Warszawa, March (presumably 27th, but no later than 31st) 1956. 8vo. Original printed wrappers. With "Wylacznie do uzytku organizacji partyjnych" ("Exclusively for inner-party use") printed to top of front wrapper. Stamped serial number to front wrapper: 0563. Some creases to spine and corners of wrappers and a tear to the back wrapper. Title-page a little cleased and with two small marginal holes caused by the original clips. All in all a fairly well preserved copy. 32 pp.
Extremely rare first printing thus (presumably the first printing at all, and definitely the first separate printing), printed for private circulation only ("exclusively for inner-party use"), of the previously unpublished materials that led to one of the most important moments of 20th century politics, namely Khrushchev's so-called "Secret Speech", also known as the "Khrushchev Report". This seminal speech was delivered at an unpublicized closed session of Communist Party delegates, with guests and members of the press excluded. The "Unpublished materials" contain Lenin's "Testament", Lenin's "On the National Question", and Stalin's notes.
The speech itself appeard in two different printings. As the present publication, those the two printings of the speech also bear the date March 1956 and all three publications were ordered by the Polish communist party authorities in the span of March 27 - March 31. The extremely scarce first printing of the speech consisted in 71 pages, namely Khrushchev's speech with the recorded interjections and ovations; the second printing, which appered four days later, consisted of 96 pages, was edited to give only Khrushchev's speech (without the recorded interjections and ovations), but containing also a second part, "Unpublished materials" with Lenin's "Testament", Lenin's "On the National Question", and Stalin's notes.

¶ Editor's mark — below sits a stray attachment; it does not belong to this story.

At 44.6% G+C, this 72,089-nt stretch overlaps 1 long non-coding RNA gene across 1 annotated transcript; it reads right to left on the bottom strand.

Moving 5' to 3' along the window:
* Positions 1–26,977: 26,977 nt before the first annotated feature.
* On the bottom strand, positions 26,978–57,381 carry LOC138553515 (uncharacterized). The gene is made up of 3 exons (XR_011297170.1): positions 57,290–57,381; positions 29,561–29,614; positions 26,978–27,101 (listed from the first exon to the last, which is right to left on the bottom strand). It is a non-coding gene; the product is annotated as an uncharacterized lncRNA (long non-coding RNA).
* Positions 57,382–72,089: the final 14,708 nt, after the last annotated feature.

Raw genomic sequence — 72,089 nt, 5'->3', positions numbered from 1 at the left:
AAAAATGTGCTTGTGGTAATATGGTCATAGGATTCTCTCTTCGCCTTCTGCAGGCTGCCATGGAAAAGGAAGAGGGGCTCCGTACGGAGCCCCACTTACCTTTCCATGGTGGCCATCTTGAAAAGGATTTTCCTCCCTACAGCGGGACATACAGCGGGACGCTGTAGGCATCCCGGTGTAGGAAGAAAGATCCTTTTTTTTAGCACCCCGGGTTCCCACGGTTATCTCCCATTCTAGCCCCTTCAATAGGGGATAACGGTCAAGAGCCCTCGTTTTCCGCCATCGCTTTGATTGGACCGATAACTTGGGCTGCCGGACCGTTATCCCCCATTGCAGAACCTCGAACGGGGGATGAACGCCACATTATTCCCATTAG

The present publication constitutes the "Unpublished materials" alone, with a separate pagination (pp. 1-32, including a title-page) - exactly the same material as pp. 71-(96) of the second printing of the speech from March 31st, but here published separately, with its own title-page. Thus, the present publication was most likely published at the same time as the first printing of Khrushchev's Speech, March 27th, and meant to be an accompaniment to this. And later, it was thus incorporated into the edited second edition of the speech and publised after that, as pp. 71-(96).
Khrushchev' Speech shook the Western world and changed our history for good. "Its consequences, by no means fully foreseen by Khrushchev, shook the Soviet Union to the core, but even more so its communist allies, notably in central Europe. Forces were unleashed that eventually changed the course of history. But at the time, the impact on the delegates was more immediate. Soviet sources now say some were so convulsed as they listened that they suffered heart attacks; others committed suicide afterwards." (John Rettie, in The Observer, Sunday 26 February 2006 ).
On February 24, 1956 before assembled delegates at a secret session of the Communist Party's Twentieth Congress, Nikita Khrushchev delivered his so-called "Secret Speech", denouncing Stalin for his transgressions. The public session of the 20th Congress had come to a formal end on 24 February 1956 when word was spread to delegates to return to the Great Hall of the Kremlin for an additional "closed session," to which journalists, guests, and delegates from "fraternal parties" from outside the USSR were not invited. Special passes were issued to those eligible to participate, with an additional 100 former Party members, recently released from the Soviet prison camp network. The speech was thus secretly held in this closed session, without discussion, and it was neither published as part of the congress' proceedings nor reported in the Soviet press.